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Mr Henderson, of Christchurch, said yesterday he would consider legal issues over how to proceed with an application, on behalf of the quarry operator, to vary conditions in an earlier 2007 consent, involving the quarry on Otago Peninsula.
On Thursday, the first day of the Dunedin City Council consent hearing, Auckland lawyer Tony Woodhouse appeared for Megan Bardell and Graeme Granger, who live near the quarry, at Geary's Hill.
Some neighbours are worried the quarry will be expanded, and evidence given for the applicant quarry operator said ''further excavation of the entire hillside'' was being considered.
Steve Clearwater Contracting, headed by peninsula resident Steve Clearwater, has been accused by council staff of not complying with rules designed to restrict his quarry's operation.
But evidence on behalf of the quarry operator during the hearing has disputed aspects of this, also saying there were errors in a key council report.
The applicant, Peninsula Holdings Trust, is seeking a variation on its existing consent, to legalise what has been done, but it is also seeking to expand its quarrying footprint for future operations.
The application has prompted 40 submissions, including 32 from neighbours, many opposing it.
Town planning and resource management consultant Keith Hovell, who has given evidence for the quarry operator, yesterday asked Mr Henderson to indicate how he wished to proceed with the case, either as a variation, or as a new consent.
Any submission Mr Hovell would make would have a narrower compass if a variation was involved.
Mr Hovell had earlier said several factors had contributed to the present situation, including some ''confusion'' about the intended parameters of the 2007 consent conditions, and actions required by council staff, including the removal of some trees.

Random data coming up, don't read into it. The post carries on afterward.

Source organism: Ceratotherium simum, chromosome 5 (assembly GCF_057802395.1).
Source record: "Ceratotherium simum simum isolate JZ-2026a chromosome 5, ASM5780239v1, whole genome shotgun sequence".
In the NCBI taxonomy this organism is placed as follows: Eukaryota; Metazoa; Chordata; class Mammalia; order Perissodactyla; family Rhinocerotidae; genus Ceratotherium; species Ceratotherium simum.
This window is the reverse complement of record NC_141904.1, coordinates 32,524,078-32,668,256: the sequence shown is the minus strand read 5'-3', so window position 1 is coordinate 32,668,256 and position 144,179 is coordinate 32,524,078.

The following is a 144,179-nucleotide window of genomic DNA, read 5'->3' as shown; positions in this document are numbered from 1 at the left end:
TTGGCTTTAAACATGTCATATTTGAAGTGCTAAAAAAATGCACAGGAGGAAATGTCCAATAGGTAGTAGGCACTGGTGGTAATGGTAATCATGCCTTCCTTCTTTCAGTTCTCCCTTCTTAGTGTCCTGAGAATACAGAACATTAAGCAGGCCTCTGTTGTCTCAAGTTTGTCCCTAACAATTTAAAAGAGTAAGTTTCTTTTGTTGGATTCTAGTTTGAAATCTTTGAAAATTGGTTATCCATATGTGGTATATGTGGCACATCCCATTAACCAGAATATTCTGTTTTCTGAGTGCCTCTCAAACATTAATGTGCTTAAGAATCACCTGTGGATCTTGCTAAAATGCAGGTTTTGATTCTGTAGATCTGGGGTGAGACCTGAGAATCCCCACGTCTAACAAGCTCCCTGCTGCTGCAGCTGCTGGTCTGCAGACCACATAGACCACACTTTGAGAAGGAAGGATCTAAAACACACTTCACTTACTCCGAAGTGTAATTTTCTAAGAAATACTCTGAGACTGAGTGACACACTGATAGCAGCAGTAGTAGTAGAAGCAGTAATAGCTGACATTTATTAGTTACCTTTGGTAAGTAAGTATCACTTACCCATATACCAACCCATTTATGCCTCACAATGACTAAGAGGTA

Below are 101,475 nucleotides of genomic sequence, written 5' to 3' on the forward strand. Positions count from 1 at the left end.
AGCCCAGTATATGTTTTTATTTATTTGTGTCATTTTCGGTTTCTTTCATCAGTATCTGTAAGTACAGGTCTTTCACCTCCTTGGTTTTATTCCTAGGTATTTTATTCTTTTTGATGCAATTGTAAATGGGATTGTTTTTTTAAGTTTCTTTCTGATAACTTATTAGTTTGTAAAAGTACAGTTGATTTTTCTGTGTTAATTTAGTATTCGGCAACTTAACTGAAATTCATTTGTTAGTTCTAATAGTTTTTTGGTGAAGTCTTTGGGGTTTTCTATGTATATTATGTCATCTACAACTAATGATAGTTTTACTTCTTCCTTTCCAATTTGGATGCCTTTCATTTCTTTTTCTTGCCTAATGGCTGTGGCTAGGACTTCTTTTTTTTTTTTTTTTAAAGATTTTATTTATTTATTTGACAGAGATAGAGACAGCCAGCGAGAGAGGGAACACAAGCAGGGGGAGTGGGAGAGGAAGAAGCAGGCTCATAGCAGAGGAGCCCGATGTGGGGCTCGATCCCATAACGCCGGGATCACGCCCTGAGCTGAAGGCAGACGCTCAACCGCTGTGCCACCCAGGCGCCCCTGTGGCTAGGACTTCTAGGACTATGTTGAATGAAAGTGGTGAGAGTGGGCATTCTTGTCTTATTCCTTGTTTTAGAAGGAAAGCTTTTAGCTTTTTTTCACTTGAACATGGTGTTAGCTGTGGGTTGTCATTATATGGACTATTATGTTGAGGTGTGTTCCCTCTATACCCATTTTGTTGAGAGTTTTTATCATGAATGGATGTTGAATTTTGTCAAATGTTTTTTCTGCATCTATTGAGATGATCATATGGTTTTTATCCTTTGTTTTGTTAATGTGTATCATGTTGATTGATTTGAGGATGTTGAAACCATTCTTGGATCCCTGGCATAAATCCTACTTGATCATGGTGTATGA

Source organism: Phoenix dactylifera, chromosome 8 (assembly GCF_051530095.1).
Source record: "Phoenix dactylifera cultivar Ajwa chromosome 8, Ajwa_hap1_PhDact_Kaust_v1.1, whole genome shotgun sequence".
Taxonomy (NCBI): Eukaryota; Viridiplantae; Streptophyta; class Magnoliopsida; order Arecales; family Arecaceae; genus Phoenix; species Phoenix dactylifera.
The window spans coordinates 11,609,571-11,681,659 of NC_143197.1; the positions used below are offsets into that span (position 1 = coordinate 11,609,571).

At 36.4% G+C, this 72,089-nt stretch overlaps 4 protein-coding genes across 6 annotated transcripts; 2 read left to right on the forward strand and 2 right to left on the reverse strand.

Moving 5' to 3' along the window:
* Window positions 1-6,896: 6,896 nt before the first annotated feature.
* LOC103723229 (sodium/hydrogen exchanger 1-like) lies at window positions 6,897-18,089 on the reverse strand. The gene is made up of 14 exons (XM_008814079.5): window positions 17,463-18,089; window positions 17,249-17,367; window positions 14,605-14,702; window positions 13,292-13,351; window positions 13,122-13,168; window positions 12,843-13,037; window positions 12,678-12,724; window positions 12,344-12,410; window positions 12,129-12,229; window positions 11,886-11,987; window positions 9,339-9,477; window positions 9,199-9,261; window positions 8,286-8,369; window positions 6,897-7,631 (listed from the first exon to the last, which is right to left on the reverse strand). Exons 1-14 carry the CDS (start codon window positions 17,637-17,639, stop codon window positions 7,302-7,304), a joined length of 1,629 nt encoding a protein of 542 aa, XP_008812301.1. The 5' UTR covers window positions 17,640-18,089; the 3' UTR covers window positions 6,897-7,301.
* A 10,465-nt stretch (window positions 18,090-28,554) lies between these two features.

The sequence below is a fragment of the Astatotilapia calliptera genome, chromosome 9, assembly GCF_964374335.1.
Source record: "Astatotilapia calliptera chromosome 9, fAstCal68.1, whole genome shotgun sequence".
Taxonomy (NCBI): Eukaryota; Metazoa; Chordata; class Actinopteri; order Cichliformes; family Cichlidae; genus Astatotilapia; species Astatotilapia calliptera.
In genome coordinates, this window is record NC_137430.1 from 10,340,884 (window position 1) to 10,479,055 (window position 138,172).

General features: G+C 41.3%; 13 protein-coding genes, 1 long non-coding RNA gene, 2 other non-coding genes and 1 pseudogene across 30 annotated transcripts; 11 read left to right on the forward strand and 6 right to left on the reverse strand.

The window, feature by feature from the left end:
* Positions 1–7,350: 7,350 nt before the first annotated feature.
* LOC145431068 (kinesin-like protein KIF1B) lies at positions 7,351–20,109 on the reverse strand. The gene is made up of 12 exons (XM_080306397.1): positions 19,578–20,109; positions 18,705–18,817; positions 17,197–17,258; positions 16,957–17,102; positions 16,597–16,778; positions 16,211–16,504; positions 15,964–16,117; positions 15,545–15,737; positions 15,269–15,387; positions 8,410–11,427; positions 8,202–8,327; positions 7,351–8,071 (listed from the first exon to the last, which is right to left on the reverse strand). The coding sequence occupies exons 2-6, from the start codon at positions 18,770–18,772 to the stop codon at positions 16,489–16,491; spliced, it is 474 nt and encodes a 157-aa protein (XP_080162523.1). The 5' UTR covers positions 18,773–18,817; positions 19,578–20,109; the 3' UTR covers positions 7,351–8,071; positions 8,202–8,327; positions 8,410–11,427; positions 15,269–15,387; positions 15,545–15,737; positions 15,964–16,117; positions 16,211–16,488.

Mr Henderson said he would adjourn the hearing to consider his approach, and was mindful that Mr Hovell also had to sum up.
It is understood Mr Henderson will take further legal advice and soon advise the parties how he intends to approach the case.
Edward Ellison, chairman of the external issues committee of the Otakou runanga, said in a submission he had been raised at Otakou, on ancestral lands overlooking Otago Harbour.
''Geary's Hill, at the head of Papanui Inlet, is an integral part of a wider wahi tupuna [ancestral landscape],'' Mr Ellison said.
The Otakou runanga was concerned about the ''incremental carving away at the basic elements of this ancestral landscape leading to greater and irreversible changes''.
Objective two of the New Zealand coastal policy statement required ''the preservation of the natural character of the coastal environment and protection of natural features and landscape values''.
But the ''incremental modification of Geary's Hill beyond that authorised by the original consent'' was ''contrary to the objectives and policies'' of the coastal plan.
''Geary's Hill is an integral part of the natural character of Papanui Inlet.''
The runanga was ''strongly concerned'' that the quarry operation had gone outside the area authorised in the 2007 consent.
The conditions should be strengthened further ''to require restoration of the profile of Geary's Hill as part of a comprehensive, and tightly enforced, rehabilitation plan for the quarry''.
Persistent breaking of consent conditions by the quarry operator and poor monitoring of consent conditions by council staff were criticisms raised by many submitters in the two-day hearing.
Lala Frazer, on behalf of Save the Otago Peninsula Inc, said yesterday members of the group were concerned there had been ''no penalties levied on the quarry owners for the serious and numerous breaches of the consent conditions''.
These breaches were ''causing irreparable harm to the landscape and including extraction beyond that consented'', she said.